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Cottesmore Millfield Academy leads the way in teaching children from military families

Rachel Thomas, headteacher of Millfield Cottesmore Academy. Photo: Alan Walters EMN-160523-155934001
Rachel Thomas, headteacher of Millfield Cottesmore Academy. Photo: Alan Walters EMN-160523-155934001

With parents away from home for months at a time and regular relocations within the UK and abroad, being a child growing up in a military family isn’t easy.

But a Rutland school is leading the way in terms of specialist teaching for forces children – ensuring they have all the support required to fulfil their potential.

The Cottesmore Millfield Academy, which currently has 187 children on its register, is located inside the army’s Kendrew Barracks base – formerly RAF Cottesmore – and the majority of its pupils are from forces families.

Headteacher Rachel Thomas, who took over at the start of the academic year, knows more than most about how to get the best out of children like these.

Before moving to Cottesmore, she had spent the previous four years working as headteacher at Dhekelia Primary School – which sits on an British Army base in Cyprus. Prior to that she was the deputy headteacher at a school on a British base in Germany.

Her goal as headteacher is to ensure each and every one of her pupils gets the support they need to thrive in difficult circumstances.

Rachel said: “As a services school, we have unique challenges to deal with which others don’t. Our pupils often have a parent serving away from home for extended periods of time, which can be difficult for them to deal with emotionally. And when personnel are posted elsewhere – either within the UK or abroad – the family goes with them and that can mean regular changes of school and having to start over with making friends and settling in.

“What this means is we have a unique group of children with unique needs. Our pupils have a lot of challenges, but that’s not to say they can’t achieve. Empathy is great, but not at the cost of lower expectations. We are passionate about getting the best out of everyone. What we try and do is keep a sense of normality. We want the children to feel settled and at home here.”

The school has a ‘Bluey Club’ – named after forces aerogrammes known as Blueys – where pupils can get together and write letters and draw pictures for parents on active service. These are sent overseas, for free, by the British Forces Post Office. They can also make keepsakes, share memories and feel valued.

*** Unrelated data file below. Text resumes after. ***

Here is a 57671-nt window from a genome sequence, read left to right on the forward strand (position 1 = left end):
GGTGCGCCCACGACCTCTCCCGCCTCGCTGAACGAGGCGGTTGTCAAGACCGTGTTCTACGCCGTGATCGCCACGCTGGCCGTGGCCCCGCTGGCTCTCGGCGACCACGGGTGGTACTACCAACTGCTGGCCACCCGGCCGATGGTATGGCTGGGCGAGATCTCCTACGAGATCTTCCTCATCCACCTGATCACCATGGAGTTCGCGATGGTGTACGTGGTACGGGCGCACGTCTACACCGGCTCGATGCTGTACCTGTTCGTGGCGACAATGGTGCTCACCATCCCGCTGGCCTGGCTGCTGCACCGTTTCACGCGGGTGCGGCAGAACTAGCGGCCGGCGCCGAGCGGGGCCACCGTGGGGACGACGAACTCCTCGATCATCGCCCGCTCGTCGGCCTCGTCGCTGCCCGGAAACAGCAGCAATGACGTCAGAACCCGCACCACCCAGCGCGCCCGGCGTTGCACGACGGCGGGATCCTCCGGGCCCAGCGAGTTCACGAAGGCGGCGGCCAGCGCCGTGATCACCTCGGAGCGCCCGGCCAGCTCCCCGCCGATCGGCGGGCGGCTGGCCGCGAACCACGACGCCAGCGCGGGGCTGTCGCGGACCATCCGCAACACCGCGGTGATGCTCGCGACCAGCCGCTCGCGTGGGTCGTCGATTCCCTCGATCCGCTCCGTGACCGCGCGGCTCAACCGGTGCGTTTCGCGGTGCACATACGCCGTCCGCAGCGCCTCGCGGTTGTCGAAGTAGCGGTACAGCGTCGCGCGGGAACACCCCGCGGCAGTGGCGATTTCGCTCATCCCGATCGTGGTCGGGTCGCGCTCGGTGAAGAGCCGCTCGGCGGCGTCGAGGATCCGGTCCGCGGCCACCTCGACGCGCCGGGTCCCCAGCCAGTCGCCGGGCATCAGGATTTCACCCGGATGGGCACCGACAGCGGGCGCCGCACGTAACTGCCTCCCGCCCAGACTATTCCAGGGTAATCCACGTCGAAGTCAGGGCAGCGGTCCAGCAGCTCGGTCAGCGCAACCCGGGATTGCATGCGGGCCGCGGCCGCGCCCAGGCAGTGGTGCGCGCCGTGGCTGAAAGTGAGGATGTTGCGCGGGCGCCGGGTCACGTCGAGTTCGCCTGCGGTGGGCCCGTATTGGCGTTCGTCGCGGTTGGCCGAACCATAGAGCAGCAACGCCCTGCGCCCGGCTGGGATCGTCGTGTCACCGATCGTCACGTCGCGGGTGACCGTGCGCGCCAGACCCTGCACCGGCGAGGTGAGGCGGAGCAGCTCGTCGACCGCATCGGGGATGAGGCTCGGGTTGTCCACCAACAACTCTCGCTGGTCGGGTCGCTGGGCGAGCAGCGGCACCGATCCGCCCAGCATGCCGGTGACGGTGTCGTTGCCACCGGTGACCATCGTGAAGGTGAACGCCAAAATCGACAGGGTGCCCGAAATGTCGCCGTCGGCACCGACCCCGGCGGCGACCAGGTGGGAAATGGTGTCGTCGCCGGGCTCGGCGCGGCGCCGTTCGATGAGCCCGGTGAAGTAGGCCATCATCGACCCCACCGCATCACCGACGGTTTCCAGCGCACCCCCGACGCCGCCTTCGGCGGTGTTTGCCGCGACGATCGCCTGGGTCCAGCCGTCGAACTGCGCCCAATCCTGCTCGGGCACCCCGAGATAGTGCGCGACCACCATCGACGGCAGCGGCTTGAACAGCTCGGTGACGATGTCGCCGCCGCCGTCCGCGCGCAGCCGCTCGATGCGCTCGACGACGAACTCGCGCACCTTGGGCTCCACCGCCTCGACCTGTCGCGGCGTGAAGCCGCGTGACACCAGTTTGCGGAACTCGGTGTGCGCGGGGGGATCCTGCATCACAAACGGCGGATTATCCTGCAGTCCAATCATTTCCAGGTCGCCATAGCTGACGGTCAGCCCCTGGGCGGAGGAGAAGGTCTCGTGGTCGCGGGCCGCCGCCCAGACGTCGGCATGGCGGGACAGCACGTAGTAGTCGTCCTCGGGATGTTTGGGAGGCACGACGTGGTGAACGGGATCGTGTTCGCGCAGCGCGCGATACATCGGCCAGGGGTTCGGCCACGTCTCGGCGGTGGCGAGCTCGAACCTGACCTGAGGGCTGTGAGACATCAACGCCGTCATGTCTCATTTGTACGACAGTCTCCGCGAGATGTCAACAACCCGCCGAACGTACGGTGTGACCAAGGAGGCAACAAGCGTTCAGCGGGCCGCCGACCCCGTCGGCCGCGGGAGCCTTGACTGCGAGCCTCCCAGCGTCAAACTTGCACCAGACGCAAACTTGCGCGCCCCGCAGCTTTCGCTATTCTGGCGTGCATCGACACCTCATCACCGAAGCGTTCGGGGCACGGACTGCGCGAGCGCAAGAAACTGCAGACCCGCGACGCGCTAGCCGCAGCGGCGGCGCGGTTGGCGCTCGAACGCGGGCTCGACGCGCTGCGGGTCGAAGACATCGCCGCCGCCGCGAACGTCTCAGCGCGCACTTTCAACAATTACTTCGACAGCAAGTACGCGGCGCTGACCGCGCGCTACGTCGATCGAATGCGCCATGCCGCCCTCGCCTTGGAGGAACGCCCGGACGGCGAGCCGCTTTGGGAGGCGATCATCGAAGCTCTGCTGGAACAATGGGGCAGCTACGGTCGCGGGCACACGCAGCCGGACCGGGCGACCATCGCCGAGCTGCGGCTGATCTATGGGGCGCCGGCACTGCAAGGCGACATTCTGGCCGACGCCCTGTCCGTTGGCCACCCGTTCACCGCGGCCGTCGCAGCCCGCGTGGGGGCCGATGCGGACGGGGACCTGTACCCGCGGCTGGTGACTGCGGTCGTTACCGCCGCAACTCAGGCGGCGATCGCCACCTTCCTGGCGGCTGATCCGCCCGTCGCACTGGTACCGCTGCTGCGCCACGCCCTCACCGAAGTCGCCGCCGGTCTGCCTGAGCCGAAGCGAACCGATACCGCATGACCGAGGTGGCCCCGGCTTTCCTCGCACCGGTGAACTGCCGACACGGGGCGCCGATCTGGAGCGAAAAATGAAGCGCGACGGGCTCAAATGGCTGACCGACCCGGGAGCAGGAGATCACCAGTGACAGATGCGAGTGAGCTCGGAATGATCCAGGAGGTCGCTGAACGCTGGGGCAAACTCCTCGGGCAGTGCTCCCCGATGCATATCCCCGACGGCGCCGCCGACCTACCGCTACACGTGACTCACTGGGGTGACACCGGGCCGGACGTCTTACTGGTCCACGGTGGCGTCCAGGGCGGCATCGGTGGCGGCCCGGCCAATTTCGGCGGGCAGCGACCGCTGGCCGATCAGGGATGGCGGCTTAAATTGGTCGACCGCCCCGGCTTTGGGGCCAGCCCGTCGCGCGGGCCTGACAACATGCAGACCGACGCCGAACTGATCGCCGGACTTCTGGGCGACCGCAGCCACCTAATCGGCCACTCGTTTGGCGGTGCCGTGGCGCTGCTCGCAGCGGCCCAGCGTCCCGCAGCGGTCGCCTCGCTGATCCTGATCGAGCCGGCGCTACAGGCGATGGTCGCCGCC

The school also works with an educational psychologist to help pupils work on their resilience and ability to deal with stressful situations.

Rachel, a married 39-year-old who hails from Sussex and now lives in Market Overton, spent some of her own childhood in a forces school in Gibraltar.

She said: “My dad, Brian Thomas, was a deputy head at a school on a base in Gibraltar. We moved there as a family when I was seven and returned to UK when I was 13 and in the second year of secondary school. Changing school at that time was not easy so I know what many of my pupils now are feeling when, after two or three years in once place, they move on and start a new life at a new school and a new home.”

After training as a teacher and working in a number of schools in West Sussex, Rachel started thinking about management roles and decided she wanted to follow in her father’s footsteps and applied for a job in Germany.

She added: “My dad is my inspiration. I’ve seen first hand the challenges of growing up in a forces school, but also the impact great teachers can have.

“Rutland has many, many forces families living in it. We can be leaders in providing expertly tailored education for these children and I plan to work closely with similar schools in the area as we move forwards.

“It’s not easy being a forces child, but it’s not impossible either. Because of the lives they have lived, we find that our pupils are particularly compassionate and welcoming to newcomers.”


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